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 1997 Season Review

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  Abdul-Jabbar, Dolphins Run Through Baltimore

Ravens Helmet By Ken Denlinger
Washington Post Staff Writer
Monday, October 20, 1997; Page D1

BALTIMORE, Oct. 19 — The Baltimore Ravens had an extra week of preparation and were as close to full health as a team ever gets today. Yet they were embarrassed, 24-13, by the Miami Dolphins — and Coach Ted Marchibroda admitted after the Ravens’ third consecutive loss: "I don’t know if we’ve hit rock bottom yet."

The Ravens (3-4) turned the ball over three times on offense and the defense was constantly blown off the ball during a pancake-flat stretch that left them behind by 18 points at halftime. Later, they couldn’t even score a meaningless touchdown on four cracks from the Miami 2-yard line in the final seconds.

They could, however, figure out the main trouble.

"Miami’s a passing team," said defensive end Michael McCrary, "and they ran the ball on us."

Indeed. The Dolphins (5-2) came into the game with the worst running attack in the NFL — and left with running back Karim Abdul-Jabbar averaging almost five yards on 22 carries and scoring all three touchdowns.

Testaverde Fumbles
AP Photo
The crowd of 64,354 at Memorial Stadium witnessed several familiar themes: Bam Morris running the ball too little (13 carries for 44 yards) and quarterback Vinny Testaverde (pictured) throwing it too often (47 times, with 22 completions producing 331 yards and a 34-yard touchdown to wideout Derrick Alexander).

"If we have any pride," Testaverde said, "we’ll bounce back."

This was a rare Miami game that did not include quarterback Dan Marino as the focal point. But he did complete 19 of 27 passes and hit wide receiver O.J. McDuffie with lots of third-down plays that so frustrated the Ravens.

"That’s my job, usually," said McDuffie after a seven-catch day. "Today, it turned out well."

The Dolphins raced to a 21-3 halftime lead on a terrific blend of running and passing — and a rare fumble by Morris made the second touchdown an easy one.

The Ravens had the first surge. After a 16-yard punt return by Jermaine Lewis, they moved from their 49-yard line to the Miami 15 on four runs by Morris and a seven-yard Testaverde pass to Alexander.

But Dolphins defensive end Trace Armstrong blew by Baltimore tackle Orlando Brown and threw Morris for a four-yard loss on second down, a pass to Morris went incomplete and Matt Stover kicked a 38-yard field goal. It was his ninth straight.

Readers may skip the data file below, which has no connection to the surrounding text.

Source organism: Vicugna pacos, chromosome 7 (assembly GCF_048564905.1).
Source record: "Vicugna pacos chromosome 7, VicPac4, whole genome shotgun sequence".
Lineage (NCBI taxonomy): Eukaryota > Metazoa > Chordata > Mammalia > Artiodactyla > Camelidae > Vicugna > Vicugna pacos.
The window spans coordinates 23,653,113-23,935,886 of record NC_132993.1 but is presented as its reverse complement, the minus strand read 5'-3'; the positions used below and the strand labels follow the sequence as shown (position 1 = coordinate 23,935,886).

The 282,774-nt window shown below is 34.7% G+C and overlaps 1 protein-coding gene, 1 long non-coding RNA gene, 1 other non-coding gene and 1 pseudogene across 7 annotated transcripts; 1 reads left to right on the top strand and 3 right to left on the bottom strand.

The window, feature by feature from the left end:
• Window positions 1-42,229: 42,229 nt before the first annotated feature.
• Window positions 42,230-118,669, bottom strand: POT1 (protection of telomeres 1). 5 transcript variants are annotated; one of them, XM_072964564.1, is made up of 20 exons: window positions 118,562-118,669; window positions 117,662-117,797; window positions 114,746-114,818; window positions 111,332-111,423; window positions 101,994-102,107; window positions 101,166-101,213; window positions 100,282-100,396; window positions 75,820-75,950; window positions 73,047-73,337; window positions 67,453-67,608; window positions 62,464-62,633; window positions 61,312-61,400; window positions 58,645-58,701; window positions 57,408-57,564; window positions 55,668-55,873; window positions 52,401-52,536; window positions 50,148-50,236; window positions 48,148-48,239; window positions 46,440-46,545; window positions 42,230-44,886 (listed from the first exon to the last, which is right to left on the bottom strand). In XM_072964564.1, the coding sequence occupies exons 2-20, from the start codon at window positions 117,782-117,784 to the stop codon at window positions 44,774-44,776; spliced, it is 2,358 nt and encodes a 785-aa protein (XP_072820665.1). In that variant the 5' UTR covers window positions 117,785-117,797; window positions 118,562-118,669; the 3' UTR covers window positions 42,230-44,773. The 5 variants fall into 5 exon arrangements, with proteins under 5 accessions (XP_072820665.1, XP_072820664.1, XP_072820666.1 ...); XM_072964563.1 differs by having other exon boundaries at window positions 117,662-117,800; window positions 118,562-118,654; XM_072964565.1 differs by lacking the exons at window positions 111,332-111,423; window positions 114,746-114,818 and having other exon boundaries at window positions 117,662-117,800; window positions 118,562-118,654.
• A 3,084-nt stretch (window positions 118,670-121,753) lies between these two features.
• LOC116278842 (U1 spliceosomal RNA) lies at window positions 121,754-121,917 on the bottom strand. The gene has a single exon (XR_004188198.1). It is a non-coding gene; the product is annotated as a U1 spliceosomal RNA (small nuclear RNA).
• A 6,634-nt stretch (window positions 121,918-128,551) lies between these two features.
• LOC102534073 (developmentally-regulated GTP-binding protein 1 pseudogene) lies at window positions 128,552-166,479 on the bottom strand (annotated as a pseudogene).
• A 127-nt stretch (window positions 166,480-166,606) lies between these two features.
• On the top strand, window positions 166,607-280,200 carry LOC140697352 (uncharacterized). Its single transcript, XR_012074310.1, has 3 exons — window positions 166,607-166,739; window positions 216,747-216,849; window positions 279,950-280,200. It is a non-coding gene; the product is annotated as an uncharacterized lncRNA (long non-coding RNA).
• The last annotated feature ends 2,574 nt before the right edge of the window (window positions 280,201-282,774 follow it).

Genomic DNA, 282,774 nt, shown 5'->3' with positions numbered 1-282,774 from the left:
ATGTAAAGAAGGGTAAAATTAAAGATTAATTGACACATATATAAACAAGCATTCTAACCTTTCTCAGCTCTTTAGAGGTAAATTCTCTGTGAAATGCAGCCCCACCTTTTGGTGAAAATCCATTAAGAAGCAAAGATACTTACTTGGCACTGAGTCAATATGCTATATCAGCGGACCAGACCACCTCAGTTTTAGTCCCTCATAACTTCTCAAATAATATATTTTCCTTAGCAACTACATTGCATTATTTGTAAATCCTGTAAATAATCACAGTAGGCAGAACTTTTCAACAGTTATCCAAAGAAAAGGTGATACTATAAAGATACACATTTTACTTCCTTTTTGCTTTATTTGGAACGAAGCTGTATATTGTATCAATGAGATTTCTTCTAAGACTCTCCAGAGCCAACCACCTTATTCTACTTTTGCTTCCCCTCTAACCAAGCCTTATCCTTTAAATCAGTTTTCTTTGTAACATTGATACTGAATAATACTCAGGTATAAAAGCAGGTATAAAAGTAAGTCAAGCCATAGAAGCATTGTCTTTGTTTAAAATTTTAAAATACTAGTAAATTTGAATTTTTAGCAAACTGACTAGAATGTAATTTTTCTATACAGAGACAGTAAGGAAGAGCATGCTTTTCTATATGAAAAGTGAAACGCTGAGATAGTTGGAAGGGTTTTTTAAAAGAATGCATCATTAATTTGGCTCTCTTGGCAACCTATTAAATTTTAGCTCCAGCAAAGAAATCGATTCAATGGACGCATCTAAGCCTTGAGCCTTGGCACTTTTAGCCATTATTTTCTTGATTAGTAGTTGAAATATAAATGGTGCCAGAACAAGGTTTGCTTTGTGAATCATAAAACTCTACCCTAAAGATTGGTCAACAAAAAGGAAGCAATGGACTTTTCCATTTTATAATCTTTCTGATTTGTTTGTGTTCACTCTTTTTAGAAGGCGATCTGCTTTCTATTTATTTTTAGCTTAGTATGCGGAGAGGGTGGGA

Miami immediately dashed back, going 80 yards on 10 plays and a 25-yard penalty on defensive tackle Tony Siragusa for hitting Marino near the knees after an incompletion. Abdul-Jabbar gained 45 yards on six carries during the drive and burst five yards up the middle for the touchdown that provided a 7-3 lead.

Two plays later, Morris seemed to lose control of the ball even before Miami defensive tackle Daryl Gardner hit him and Armstrong recovered at the Ravens 34.

Marino hit tight end Troy Drayton for 23 yards on first down. Abdul-Jabbar’s second straight carry, again from the 5, resulted in the touchdown. The Dolphins blocked the aggressive McCrary out of the play and no Raven was able to fill the hole.

With three seconds left in the first quarter, Alexander was hit hard by cornerback Terrell Buckley and linebacker Anthony Harris near the right sideline after a five-yard reception. The ball popped almost straight in the air — and linebacker Derrick Rodgers gathered it in at the Baltimore 41 after it bounced off his chest.

The Ravens held. But the offense still could not muster anything significant — and the Dolphins used fine field position to gain the 21-3 advantage with 4:47 left before halftime.

Karim Abdul-Jabbar Catches a Pass
AP Photo
McDuffie played superbly in the first half — and he gained 18 yards on a Marino pass on third and 17 to keep the chains moving. On third-and-three from the 6, Abdul-Jabbar (at right in photo) took a deep handoff and slipped through a hole at the line of scrimmage, by well-blocked free safety Rondell Jones and into the end zone.

Baltimore middle linebacker Ray Lewis caused an Abdul-Jabbar fumble on the first series of the second half — and Testaverde led the offense 64 yards to the Miami 5.

To a barrage of boos, Marchibroda ordered a field goal on fourth and two and Stover delivered from the 13.

© Copyright 1997 The Washington Post Company

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